Not owe a refund on a federal grant and not be in default on any federal educational loan


What is an Aggregate Loan Limit?

Students borrowing a Federal Direct Student Loan, including subsidized and/or unsubsidized, are subject to maximum allowable loan limits. The Aggregate Maximum Loan Limit restricts the amount of Federal Student Loans that may be borrowed over a student’s college career. You can log on to the National Student Loan Data System (NSLDS) Student Access Web site and view your loan history here

Is there a limit to the number of semesters I can receive a Pell Grant?

Yes.  The Consolidated Appropriations Act of 2012 becomes effective July 1, 2012 which limits the receipt of a Pell Grant to a LIFETIME limit of 600%, which is 12 full-time semesters of study.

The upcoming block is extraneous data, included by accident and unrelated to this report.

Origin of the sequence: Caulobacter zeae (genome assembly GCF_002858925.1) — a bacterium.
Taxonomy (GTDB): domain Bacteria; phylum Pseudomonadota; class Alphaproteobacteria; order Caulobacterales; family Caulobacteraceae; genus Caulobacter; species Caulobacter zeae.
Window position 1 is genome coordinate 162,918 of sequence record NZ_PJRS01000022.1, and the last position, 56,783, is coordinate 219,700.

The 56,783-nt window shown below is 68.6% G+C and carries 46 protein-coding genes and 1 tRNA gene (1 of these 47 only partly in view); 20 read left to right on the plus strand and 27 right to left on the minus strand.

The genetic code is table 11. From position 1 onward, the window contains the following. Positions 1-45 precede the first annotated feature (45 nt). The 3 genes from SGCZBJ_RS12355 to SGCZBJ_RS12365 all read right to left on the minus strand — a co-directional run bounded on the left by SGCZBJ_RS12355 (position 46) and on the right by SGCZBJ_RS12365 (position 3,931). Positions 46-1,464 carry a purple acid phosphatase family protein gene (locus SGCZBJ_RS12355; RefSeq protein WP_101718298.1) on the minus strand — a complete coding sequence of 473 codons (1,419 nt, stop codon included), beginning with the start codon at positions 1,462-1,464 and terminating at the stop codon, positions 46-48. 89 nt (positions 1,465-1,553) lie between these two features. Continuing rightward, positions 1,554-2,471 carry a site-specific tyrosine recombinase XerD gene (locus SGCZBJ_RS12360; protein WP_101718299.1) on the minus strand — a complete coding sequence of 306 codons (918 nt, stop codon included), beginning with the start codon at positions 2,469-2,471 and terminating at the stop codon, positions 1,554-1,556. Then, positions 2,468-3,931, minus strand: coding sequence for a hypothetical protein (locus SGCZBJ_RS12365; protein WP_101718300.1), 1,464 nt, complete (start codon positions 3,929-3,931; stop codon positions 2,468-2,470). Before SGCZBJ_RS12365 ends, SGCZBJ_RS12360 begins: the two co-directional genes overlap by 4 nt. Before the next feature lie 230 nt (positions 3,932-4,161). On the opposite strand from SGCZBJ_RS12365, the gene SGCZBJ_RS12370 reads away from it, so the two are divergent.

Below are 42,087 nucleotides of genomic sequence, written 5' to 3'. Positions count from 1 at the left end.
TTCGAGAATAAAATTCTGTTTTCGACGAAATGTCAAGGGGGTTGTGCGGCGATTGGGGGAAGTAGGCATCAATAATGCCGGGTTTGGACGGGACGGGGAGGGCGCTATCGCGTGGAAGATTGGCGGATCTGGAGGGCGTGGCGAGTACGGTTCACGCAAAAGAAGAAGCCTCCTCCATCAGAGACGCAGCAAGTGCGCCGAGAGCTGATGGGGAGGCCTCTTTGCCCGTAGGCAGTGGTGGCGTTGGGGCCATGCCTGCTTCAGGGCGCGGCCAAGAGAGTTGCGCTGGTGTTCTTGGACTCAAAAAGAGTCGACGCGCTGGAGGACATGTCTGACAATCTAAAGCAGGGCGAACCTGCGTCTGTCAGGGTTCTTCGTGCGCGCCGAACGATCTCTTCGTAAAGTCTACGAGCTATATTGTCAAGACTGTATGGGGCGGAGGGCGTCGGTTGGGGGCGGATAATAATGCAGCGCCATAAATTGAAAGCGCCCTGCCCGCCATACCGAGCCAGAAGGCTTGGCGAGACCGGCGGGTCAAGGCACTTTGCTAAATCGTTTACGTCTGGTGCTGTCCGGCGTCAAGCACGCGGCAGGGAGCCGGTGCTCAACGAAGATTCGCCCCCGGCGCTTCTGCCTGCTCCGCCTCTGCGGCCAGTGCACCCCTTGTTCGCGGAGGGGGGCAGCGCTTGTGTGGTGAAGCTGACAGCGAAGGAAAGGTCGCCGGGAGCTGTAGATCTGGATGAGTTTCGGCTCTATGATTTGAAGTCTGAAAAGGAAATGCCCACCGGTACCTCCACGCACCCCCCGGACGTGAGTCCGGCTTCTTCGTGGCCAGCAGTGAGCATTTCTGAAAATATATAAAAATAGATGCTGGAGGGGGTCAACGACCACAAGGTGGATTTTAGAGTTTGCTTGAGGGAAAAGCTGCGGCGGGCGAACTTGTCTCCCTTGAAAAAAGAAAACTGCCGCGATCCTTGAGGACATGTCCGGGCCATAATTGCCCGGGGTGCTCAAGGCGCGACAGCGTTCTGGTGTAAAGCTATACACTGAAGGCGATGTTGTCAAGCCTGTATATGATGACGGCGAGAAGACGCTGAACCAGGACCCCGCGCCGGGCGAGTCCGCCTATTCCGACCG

A student who has received 600% (the equivalent of 6 full year awards or 12 semesters) of Federal Pell Grant will no longer be eligible for the Pell Grant.  This includes community colleges, vocational schools, and four year public and private universities. The US Department of Education will track the limit. You can log on to the National Student Loan Data System (NSLDS) Student Access Web site and view your LEU here


What is verification?